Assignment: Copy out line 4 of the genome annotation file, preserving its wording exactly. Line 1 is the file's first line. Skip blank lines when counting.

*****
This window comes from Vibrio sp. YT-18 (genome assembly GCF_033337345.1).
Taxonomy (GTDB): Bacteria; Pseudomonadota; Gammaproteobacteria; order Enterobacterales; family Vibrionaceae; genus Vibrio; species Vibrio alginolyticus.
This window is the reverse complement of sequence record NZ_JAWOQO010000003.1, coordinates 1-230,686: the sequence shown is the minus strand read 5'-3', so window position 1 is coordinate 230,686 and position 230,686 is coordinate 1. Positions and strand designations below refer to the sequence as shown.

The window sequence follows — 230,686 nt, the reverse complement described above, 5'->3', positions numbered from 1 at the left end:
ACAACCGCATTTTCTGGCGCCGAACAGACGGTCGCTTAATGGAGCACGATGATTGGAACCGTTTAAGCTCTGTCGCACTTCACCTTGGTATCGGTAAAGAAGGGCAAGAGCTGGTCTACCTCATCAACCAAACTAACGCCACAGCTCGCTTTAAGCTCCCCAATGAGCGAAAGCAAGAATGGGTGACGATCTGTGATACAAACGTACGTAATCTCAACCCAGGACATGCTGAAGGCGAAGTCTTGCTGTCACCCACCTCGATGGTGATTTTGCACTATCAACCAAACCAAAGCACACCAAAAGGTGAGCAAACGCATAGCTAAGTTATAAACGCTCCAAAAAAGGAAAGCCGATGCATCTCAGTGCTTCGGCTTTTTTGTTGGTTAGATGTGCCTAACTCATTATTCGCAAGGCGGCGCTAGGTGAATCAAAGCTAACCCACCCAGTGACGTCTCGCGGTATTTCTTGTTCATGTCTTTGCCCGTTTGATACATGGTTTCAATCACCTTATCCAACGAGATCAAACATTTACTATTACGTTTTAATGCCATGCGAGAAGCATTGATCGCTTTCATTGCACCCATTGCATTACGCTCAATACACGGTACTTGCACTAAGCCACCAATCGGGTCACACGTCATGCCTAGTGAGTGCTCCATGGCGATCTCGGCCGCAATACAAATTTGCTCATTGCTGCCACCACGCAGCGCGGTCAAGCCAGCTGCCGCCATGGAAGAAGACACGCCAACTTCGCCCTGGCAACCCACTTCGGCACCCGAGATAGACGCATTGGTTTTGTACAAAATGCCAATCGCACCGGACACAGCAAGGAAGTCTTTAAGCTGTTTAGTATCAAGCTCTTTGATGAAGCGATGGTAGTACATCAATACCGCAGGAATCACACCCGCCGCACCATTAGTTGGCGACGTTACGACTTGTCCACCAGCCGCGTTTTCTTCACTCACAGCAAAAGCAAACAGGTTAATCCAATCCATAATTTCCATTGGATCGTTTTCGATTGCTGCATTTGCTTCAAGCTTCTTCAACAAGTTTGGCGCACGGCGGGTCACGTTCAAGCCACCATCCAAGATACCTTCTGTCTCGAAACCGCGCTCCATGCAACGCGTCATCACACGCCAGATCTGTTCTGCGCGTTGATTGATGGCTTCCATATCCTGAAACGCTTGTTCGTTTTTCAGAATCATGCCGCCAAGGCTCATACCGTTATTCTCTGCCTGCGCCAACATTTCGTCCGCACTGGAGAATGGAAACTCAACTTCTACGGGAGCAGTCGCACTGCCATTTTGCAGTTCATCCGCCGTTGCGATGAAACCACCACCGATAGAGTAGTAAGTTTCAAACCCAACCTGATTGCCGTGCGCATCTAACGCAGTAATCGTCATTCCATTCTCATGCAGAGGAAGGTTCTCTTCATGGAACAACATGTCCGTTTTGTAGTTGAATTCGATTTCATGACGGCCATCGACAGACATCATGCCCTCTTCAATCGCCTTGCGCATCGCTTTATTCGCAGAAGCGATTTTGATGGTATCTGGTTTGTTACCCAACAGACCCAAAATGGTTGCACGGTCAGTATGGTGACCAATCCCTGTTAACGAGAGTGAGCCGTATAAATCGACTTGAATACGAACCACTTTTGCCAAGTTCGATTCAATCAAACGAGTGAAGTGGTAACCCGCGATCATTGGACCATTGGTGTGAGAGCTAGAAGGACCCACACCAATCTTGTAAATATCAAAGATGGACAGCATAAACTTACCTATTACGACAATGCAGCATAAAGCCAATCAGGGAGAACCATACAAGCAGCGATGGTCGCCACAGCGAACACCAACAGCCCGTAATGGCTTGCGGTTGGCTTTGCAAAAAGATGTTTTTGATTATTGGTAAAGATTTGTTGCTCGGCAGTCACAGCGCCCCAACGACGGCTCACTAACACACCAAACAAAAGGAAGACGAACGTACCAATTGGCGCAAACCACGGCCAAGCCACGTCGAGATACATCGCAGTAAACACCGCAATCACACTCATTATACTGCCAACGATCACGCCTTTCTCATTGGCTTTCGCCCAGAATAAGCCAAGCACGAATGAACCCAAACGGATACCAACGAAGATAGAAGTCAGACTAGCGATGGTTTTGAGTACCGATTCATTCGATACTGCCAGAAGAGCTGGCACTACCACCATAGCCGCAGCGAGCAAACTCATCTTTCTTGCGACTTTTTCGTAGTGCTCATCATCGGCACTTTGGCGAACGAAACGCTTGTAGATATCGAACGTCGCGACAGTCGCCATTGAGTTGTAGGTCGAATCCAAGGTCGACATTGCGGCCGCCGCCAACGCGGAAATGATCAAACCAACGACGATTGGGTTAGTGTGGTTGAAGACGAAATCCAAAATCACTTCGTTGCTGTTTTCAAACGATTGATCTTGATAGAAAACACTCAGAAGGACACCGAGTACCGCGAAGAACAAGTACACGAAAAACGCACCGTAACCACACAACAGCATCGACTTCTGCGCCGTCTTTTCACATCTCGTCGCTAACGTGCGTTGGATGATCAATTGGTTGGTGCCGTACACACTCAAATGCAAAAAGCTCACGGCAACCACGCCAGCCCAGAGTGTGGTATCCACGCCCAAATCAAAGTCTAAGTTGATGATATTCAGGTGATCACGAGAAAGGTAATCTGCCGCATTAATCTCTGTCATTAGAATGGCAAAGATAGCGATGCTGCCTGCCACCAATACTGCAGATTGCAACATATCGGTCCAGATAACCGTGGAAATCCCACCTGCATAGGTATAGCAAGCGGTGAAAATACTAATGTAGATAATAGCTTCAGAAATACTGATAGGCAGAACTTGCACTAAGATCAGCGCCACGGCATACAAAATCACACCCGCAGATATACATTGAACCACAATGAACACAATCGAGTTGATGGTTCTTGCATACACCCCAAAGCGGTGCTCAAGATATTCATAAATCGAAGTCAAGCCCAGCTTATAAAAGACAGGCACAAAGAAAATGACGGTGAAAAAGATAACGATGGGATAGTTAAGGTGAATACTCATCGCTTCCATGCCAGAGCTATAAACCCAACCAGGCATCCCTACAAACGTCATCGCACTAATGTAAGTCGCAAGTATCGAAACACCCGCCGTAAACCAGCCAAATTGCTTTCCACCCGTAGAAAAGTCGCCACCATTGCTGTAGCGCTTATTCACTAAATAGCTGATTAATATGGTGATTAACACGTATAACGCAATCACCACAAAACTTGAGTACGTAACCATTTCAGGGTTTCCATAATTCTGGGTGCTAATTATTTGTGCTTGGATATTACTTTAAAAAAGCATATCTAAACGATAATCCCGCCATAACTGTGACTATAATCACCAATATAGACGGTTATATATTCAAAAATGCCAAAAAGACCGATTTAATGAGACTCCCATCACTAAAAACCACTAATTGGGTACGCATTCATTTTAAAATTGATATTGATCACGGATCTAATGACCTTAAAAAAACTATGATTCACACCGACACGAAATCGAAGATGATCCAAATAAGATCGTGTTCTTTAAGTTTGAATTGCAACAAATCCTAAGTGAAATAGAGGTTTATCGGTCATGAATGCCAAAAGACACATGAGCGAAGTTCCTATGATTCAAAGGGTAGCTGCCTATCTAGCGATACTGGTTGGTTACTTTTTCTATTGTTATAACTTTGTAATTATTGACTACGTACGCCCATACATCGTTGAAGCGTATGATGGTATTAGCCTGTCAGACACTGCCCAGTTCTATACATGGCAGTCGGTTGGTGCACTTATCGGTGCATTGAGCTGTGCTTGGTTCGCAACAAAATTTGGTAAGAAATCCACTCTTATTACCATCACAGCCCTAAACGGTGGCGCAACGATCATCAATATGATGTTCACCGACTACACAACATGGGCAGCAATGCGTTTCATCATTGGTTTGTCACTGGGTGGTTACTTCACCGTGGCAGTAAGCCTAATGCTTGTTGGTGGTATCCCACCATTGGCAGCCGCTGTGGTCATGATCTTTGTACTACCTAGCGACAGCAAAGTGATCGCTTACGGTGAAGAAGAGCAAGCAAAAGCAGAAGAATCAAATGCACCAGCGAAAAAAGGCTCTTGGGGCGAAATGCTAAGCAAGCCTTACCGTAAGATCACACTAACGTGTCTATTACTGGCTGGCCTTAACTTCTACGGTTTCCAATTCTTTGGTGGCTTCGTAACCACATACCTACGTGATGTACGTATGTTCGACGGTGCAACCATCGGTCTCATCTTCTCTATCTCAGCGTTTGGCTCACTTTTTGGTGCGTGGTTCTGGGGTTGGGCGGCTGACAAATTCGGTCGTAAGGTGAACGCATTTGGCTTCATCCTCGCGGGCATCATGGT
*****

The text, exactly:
The window sequence follows — 230,686 nt, the reverse complement described above, 5'->3', positions numbered from 1 at the left end: